Flying…. I used to love it, now not so much. Until sometime last year I couldn’t wait to get on a plane and take off. That was actually the best part of the whole trip: the takeoff. Landing was fine, but takeoff was amazing! And I had absolutely no problem with sitting in a chair at 10.000m above ground with nothing but thin air supporting me. I knew it was the safest way of travelling and that was enough for me.
But last year something funny happened: turbulence. And at first they were playful like riding a mild roller coaster, until we dropped a little. A little too much and a little too fast to not be playful anymore. I freaked out (I didn’t start screaming and panicking out loud… because I’m an introvert, I screamed and panicked on the inside) and from then on I need to talk myself into getting on a plane and staying calm the entire ride. I make a conscious effort now to go through this experience which was once effortless. I need to tell myself how safe the planes are and that turbulence is harmless and nothing bad will happen. As a trick I now read something during take off and landing when the plane is the most unstable. It doesn’t matter what, I just read words rhythmically to get my mind off flying… it can be a book I bring along or the safety instructions card on the plane, it really doesn’t matter.
Most would think: why not quit flying if it’s so stressful? Well, not flying is not an option. It would just mean that the primitive mind has won. And plus, I’m too stubborn for that.
This shift in approaches towards flying puts things into perspective for me and opens some debatable issues which I encourage you to comment on. Debating alone leads to insanity. Firstly, take the “experience-less” me from the past, the person who only went on nice smooth flights before, and observe how she is not afraid because she is unaware of what might happen. Secondly, take the “experienced” flyer from the present and observe how she is afraid of flying because she knows how dropping from high altitude feels like. Which one do you think leads a more meaningful life? For the sake of the debate of course.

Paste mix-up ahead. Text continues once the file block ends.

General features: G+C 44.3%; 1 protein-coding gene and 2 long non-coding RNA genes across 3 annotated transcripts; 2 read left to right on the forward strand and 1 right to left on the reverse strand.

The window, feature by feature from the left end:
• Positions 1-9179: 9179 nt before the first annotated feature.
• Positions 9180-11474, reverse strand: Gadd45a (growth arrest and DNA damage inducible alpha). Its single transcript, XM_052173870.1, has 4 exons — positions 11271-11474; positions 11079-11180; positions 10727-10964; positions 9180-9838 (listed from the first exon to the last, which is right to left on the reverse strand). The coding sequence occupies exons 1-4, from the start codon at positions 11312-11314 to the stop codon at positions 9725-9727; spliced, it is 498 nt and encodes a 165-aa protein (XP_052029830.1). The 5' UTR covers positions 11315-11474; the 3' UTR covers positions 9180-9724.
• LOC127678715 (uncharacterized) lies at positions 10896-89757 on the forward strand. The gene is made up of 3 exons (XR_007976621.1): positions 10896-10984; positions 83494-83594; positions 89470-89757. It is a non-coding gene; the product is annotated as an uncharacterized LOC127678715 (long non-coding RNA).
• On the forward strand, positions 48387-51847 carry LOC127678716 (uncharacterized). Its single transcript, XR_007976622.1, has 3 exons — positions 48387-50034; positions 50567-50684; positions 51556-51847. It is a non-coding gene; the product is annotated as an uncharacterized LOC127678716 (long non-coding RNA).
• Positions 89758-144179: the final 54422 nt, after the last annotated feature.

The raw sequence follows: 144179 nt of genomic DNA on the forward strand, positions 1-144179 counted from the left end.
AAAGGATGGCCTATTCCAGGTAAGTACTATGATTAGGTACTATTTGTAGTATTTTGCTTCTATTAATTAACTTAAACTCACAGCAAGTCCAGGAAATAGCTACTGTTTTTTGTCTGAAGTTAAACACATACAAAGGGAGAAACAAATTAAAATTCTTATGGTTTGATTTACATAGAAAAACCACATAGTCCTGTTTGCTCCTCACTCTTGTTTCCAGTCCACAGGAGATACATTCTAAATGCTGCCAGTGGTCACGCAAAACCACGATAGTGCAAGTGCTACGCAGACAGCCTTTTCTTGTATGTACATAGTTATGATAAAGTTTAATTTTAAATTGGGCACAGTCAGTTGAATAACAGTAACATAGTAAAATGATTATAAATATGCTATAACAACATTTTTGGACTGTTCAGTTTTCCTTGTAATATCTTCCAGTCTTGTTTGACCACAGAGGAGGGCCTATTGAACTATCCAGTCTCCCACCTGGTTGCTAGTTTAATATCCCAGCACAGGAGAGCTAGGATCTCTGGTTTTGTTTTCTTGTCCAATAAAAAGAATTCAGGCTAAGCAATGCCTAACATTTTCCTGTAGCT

[Just saw a fellow flight passenger comb her hair, get all glammed up to take a selfie and then put her hair back in a messy bun and it was too funny not to mention it! And yes, I am writing this post while I am flying home for Christmas ♥]
This question opens up the subject of innocence vs experience. You can go through life without a care in the world knowing, being convinced, that nothing bad
can will happen to you, that everything will be ok in the end (take note of the saying: “if it’s not ok, it’s not the end”). It’s the “secret” in all its glory. And I believe that these are the people that reach success easily and I am happy for them because they don’t need to make any conscious effort in reaching their success. They have this belief that everything will be ok ingrained in their spirit.
Now this kind of people become the other category really quickly once they hit a rough patch in life. And now they are known as people with experience, with lessons learned and precious advice to offer. They are more attentive, not rushing into stuff anymore and make concious decisions. I think mature is the adjective I am searching for here. Yep, everything they go through makes them more mature, but it also eats away at their innocence, courage and drive to experience more.
So my question to you is: what is best? Going through life like a breeze but most likely superficially, or going deep into the vast realm of human experiences? Most of the times this is not a choice, it’s just a fact of life. But for the sake of the conversation, what would you choose? Being innately happy and not thinking that “sad” is an option, or going through the muddy battles and coming out a scarred winner?